While Pelosi’s Taiwan visit and China’s potential response are attracting the maximum attention, it is important to analyse and assess her visit and the US’s policy in the wider Indo-Pacific region, especially in the context of China’s growing aggression towards Taiwan. ASEAN issued a statement on the cross-strait tensions and expressed its concerns regarding “…the international and regional volatility, especially in the recent development in the area adjacent with the ASEAN region, which could destabilise the region and eventually could lead to miscalculation, serious confrontation, open conflicts and unpredictable consequences among major powers”.
ASEAN’s concerns are valid. With China overreacting to Pelosi’s visit and sending dozens of aircraft and naval vessels and the US responding in equal measure by deploying more personnel and weaponry in Taiwan, the chances of an accidental war have gone up exponentially. As China scales up its retaliatory measures, the US and its allies will have no option but to spiral up the tensions.
That said, both China and the US must understand that cross-strait tensions are not just between China and Taiwan; they impact the entire Indo-Pacific region. Pelosi’s visit to the Indo-Pacific should have set the right tone for the US’s engagement there, had China not reacted this strongly. It is important for both China and the US to try to contribute towards defusing the tensions, not just for Taiwan but for the entire Indo-Pacific region. Nobody is ready for a war, and even if they are, none would be able to afford it. And that precisely should be the guiding principle for the cross-strait dynamics.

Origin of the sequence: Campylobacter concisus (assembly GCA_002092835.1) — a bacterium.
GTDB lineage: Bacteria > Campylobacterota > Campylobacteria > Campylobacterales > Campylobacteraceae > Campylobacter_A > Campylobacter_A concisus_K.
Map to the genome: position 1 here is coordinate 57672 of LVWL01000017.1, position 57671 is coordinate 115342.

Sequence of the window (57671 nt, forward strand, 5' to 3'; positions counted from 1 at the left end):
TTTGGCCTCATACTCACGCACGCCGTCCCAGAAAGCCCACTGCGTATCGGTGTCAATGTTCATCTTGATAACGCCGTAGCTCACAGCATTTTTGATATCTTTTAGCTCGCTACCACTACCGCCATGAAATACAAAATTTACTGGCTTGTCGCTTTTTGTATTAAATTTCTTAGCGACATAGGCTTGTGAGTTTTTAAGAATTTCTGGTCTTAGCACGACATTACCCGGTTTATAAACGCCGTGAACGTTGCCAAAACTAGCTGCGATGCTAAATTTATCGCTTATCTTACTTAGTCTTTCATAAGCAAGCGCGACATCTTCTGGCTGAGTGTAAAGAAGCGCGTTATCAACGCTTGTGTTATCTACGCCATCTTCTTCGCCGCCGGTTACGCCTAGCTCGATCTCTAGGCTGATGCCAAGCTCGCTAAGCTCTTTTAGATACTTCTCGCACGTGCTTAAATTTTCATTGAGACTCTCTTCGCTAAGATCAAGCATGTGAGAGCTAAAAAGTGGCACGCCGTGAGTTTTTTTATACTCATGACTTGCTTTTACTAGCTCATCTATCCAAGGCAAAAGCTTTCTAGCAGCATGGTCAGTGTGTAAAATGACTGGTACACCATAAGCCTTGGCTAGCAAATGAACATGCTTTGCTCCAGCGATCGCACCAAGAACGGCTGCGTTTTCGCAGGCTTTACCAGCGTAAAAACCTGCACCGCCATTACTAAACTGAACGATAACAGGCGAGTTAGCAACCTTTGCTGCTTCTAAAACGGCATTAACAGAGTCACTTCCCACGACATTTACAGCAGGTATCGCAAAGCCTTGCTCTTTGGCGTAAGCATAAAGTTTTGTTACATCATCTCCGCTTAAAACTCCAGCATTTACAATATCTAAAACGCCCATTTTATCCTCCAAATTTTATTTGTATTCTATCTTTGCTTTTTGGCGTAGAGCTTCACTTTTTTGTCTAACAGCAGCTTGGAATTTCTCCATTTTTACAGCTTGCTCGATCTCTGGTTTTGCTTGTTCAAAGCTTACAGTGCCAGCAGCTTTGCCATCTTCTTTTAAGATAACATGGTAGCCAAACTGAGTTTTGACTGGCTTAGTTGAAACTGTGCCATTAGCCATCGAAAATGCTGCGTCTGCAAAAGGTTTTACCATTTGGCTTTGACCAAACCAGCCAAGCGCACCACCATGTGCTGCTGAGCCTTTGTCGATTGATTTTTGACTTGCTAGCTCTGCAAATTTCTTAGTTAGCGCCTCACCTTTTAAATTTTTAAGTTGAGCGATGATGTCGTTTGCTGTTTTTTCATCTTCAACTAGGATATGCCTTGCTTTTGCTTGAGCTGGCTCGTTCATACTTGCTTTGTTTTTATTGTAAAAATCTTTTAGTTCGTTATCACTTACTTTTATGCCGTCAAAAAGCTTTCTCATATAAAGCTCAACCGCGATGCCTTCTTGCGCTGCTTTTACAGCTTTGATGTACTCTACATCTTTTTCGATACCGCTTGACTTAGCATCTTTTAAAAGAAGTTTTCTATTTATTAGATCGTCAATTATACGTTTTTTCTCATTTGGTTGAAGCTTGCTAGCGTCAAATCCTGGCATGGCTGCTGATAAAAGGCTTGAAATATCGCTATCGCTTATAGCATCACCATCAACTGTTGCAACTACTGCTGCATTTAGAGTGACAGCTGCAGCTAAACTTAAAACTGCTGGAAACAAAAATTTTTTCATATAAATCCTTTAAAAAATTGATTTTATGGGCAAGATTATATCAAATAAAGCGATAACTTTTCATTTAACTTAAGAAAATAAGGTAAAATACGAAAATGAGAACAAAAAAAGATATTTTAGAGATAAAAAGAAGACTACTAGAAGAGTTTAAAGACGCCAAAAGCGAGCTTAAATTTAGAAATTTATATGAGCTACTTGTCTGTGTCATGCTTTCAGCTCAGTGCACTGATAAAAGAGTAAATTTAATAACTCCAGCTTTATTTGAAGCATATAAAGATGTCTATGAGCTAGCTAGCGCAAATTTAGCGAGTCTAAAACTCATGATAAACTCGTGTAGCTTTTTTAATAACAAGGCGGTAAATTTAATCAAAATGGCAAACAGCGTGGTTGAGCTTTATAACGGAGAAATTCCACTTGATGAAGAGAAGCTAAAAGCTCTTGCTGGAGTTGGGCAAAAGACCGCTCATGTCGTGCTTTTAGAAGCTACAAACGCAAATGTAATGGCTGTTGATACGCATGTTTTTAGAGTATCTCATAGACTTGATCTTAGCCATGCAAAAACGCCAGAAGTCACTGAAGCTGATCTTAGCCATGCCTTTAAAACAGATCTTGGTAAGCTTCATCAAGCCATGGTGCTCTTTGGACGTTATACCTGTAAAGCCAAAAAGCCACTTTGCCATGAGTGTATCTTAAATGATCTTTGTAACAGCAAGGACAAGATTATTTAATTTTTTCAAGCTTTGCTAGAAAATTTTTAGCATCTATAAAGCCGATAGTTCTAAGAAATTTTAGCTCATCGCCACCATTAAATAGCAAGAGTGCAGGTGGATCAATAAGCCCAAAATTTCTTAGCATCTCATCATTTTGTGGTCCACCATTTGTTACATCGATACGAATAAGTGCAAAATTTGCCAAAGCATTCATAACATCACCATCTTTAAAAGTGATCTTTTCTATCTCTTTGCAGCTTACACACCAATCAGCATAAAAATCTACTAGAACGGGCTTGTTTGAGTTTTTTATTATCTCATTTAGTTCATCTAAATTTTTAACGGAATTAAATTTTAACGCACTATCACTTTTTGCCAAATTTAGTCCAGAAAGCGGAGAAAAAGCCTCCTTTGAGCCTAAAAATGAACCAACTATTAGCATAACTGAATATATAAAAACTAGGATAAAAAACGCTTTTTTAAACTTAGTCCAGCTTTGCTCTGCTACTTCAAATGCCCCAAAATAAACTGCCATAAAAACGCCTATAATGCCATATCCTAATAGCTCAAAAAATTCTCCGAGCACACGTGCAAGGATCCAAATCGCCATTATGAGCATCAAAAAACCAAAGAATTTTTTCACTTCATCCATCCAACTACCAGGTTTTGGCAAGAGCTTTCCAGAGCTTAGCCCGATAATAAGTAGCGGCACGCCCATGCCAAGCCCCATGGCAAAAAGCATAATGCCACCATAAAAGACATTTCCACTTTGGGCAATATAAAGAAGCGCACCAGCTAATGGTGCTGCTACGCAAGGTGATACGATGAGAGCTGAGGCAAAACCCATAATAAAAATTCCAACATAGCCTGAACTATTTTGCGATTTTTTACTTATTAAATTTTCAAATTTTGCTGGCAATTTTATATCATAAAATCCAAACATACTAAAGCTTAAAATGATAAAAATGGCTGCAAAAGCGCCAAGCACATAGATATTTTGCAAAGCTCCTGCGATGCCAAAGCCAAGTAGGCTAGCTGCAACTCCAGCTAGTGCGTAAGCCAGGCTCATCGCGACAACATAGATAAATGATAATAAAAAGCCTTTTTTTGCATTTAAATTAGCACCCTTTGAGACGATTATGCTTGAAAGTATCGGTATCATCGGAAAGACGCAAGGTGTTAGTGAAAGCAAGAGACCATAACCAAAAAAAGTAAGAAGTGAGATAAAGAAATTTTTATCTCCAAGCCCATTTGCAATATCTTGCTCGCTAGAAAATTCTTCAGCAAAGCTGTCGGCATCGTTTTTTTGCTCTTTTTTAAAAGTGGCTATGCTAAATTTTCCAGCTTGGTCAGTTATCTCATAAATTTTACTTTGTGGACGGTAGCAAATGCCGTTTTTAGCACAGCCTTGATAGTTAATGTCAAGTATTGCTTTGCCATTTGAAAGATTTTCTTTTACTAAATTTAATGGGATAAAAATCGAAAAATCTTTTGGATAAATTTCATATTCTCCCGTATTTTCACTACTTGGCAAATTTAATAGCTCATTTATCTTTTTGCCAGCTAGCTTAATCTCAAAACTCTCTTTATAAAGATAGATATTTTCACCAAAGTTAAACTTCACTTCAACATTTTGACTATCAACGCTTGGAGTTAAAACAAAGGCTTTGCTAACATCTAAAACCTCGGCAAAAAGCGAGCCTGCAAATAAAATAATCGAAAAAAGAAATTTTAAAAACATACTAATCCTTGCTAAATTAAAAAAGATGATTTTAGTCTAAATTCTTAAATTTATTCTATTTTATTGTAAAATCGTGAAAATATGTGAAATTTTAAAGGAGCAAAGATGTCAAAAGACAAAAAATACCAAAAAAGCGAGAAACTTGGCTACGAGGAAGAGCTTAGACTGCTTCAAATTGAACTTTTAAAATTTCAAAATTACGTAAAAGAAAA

Dr Rahul Mishra is Director, Centre for ASEAN Regionalism (CARUM), and Senior Lecturer at the Asia-Europe Institute, University of Malaya, where he heads the European Studies programme. He is a weekly columnist with Deutsche Welle, Germany. His latest publications include Asia and Europe in the 21st Century New Anxieties, New Opportunities (Routledge, 2021) and India’s Eastward Engagement from Antiquity to Act East Policy (SAGE, 2019). He tweets @rahulmishr_. The views expressed in this article are those of the author and do not represent the stand of this publication.